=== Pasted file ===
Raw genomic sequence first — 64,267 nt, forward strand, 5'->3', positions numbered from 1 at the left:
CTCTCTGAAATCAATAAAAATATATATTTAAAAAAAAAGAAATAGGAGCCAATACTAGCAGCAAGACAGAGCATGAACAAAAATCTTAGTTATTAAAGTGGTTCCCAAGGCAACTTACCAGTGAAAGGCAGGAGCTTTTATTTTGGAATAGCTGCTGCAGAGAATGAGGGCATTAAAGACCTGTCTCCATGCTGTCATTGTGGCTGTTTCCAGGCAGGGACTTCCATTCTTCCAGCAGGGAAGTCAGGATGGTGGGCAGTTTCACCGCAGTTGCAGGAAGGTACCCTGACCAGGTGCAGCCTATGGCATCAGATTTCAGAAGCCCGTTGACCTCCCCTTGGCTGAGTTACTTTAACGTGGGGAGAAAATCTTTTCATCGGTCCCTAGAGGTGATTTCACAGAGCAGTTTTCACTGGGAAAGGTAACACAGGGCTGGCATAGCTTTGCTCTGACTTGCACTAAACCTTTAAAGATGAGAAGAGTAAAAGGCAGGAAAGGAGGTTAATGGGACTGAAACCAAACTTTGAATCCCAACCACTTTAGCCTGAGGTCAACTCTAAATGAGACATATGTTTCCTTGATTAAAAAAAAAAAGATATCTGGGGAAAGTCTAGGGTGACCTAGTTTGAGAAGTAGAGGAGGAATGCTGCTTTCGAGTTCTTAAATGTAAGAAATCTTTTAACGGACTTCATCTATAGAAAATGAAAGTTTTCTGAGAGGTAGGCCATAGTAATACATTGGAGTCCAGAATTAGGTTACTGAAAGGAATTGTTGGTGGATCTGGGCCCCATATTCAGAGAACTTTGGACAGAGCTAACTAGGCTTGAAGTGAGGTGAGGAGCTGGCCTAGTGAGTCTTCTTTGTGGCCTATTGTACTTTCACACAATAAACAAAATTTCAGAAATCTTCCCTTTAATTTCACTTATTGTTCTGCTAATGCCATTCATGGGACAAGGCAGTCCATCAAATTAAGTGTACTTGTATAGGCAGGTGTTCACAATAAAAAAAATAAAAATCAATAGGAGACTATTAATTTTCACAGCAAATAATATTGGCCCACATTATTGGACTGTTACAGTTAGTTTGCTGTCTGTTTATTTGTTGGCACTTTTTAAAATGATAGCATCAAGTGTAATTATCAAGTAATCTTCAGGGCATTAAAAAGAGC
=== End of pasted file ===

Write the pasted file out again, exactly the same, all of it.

Raw genomic sequence first — 64,267 nt, forward strand, 5'->3', positions numbered from 1 at the left:
CTCTCTGAAATCAATAAAAATATATATTTAAAAAAAAAGAAATAGGAGCCAATACTAGCAGCAAGACAGAGCATGAACAAAAATCTTAGTTATTAAAGTGGTTCCCAAGGCAACTTACCAGTGAAAGGCAGGAGCTTTTATTTTGGAATAGCTGCTGCAGAGAATGAGGGCATTAAAGACCTGTCTCCATGCTGTCATTGTGGCTGTTTCCAGGCAGGGACTTCCATTCTTCCAGCAGGGAAGTCAGGATGGTGGGCAGTTTCACCGCAGTTGCAGGAAGGTACCCTGACCAGGTGCAGCCTATGGCATCAGATTTCAGAAGCCCGTTGACCTCCCCTTGGCTGAGTTACTTTAACGTGGGGAGAAAATCTTTTCATCGGTCCCTAGAGGTGATTTCACAGAGCAGTTTTCACTGGGAAAGGTAACACAGGGCTGGCATAGCTTTGCTCTGACTTGCACTAAACCTTTAAAGATGAGAAGAGTAAAAGGCAGGAAAGGAGGTTAATGGGACTGAAACCAAACTTTGAATCCCAACCACTTTAGCCTGAGGTCAACTCTAAATGAGACATATGTTTCCTTGATTAAAAAAAAAAAGATATCTGGGGAAAGTCTAGGGTGACCTAGTTTGAGAAGTAGAGGAGGAATGCTGCTTTCGAGTTCTTAAATGTAAGAAATCTTTTAACGGACTTCATCTATAGAAAATGAAAGTTTTCTGAGAGGTAGGCCATAGTAATACATTGGAGTCCAGAATTAGGTTACTGAAAGGAATTGTTGGTGGATCTGGGCCCCATATTCAGAGAACTTTGGACAGAGCTAACTAGGCTTGAAGTGAGGTGAGGAGCTGGCCTAGTGAGTCTTCTTTGTGGCCTATTGTACTTTCACACAATAAACAAAATTTCAGAAATCTTCCCTTTAATTTCACTTATTGTTCTGCTAATGCCATTCATGGGACAAGGCAGTCCATCAAATTAAGTGTACTTGTATAGGCAGGTGTTCACAATAAAAAAAATAAAAATCAATAGGAGACTATTAATTTTCACAGCAAATAATATTGGCCCACATTATTGGACTGTTACAGTTAGTTTGCTGTCTGTTTATTTGTTGGCACTTTTTAAAATGATAGCATCAAGTGTAATTATCAAGTAATCTTCAGGGCATTAAAAAGAGC